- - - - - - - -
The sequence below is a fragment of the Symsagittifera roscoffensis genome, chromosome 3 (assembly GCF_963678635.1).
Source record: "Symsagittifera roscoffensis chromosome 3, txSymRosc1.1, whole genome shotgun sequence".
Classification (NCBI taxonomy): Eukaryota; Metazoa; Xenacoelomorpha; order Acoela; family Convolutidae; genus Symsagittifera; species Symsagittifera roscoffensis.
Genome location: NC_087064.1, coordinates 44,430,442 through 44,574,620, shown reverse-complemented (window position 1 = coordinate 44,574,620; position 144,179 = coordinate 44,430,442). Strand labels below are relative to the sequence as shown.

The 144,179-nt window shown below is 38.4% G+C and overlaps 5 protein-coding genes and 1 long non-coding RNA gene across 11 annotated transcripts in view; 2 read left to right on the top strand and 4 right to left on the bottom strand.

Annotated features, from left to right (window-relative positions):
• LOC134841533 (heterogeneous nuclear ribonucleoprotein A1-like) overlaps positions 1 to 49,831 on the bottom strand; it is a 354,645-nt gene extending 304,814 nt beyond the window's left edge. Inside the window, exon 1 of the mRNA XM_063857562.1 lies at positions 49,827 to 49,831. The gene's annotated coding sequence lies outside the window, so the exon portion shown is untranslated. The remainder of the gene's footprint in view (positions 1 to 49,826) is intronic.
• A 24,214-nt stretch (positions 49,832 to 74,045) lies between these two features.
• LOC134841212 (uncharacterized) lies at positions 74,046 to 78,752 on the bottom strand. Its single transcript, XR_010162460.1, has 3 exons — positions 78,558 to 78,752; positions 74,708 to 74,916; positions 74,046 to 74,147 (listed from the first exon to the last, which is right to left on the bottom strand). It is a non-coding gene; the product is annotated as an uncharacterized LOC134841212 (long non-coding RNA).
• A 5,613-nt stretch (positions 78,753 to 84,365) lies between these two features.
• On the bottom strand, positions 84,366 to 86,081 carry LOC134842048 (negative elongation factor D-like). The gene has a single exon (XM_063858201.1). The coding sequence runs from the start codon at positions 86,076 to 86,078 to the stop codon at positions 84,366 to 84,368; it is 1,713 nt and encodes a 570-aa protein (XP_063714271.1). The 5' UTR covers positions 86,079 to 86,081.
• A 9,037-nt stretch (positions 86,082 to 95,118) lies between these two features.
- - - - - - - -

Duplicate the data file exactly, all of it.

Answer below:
The sequence below is a fragment of the Symsagittifera roscoffensis genome, chromosome 3 (assembly GCF_963678635.1).
Source record: "Symsagittifera roscoffensis chromosome 3, txSymRosc1.1, whole genome shotgun sequence".
Classification (NCBI taxonomy): Eukaryota; Metazoa; Xenacoelomorpha; order Acoela; family Convolutidae; genus Symsagittifera; species Symsagittifera roscoffensis.
Genome location: NC_087064.1, coordinates 44,430,442 through 44,574,620, shown reverse-complemented (window position 1 = coordinate 44,574,620; position 144,179 = coordinate 44,430,442). Strand labels below are relative to the sequence as shown.

The 144,179-nt window shown below is 38.4% G+C and overlaps 5 protein-coding genes and 1 long non-coding RNA gene across 11 annotated transcripts in view; 2 read left to right on the top strand and 4 right to left on the bottom strand.

Annotated features, from left to right (window-relative positions):
• LOC134841533 (heterogeneous nuclear ribonucleoprotein A1-like) overlaps positions 1 to 49,831 on the bottom strand; it is a 354,645-nt gene extending 304,814 nt beyond the window's left edge. Inside the window, exon 1 of the mRNA XM_063857562.1 lies at positions 49,827 to 49,831. The gene's annotated coding sequence lies outside the window, so the exon portion shown is untranslated. The remainder of the gene's footprint in view (positions 1 to 49,826) is intronic.
• A 24,214-nt stretch (positions 49,832 to 74,045) lies between these two features.
• LOC134841212 (uncharacterized) lies at positions 74,046 to 78,752 on the bottom strand. Its single transcript, XR_010162460.1, has 3 exons — positions 78,558 to 78,752; positions 74,708 to 74,916; positions 74,046 to 74,147 (listed from the first exon to the last, which is right to left on the bottom strand). It is a non-coding gene; the product is annotated as an uncharacterized LOC134841212 (long non-coding RNA).
• A 5,613-nt stretch (positions 78,753 to 84,365) lies between these two features.
• On the bottom strand, positions 84,366 to 86,081 carry LOC134842048 (negative elongation factor D-like). The gene has a single exon (XM_063858201.1). The coding sequence runs from the start codon at positions 86,076 to 86,078 to the stop codon at positions 84,366 to 84,368; it is 1,713 nt and encodes a 570-aa protein (XP_063714271.1). The 5' UTR covers positions 86,079 to 86,081.
• A 9,037-nt stretch (positions 86,082 to 95,118) lies between these two features.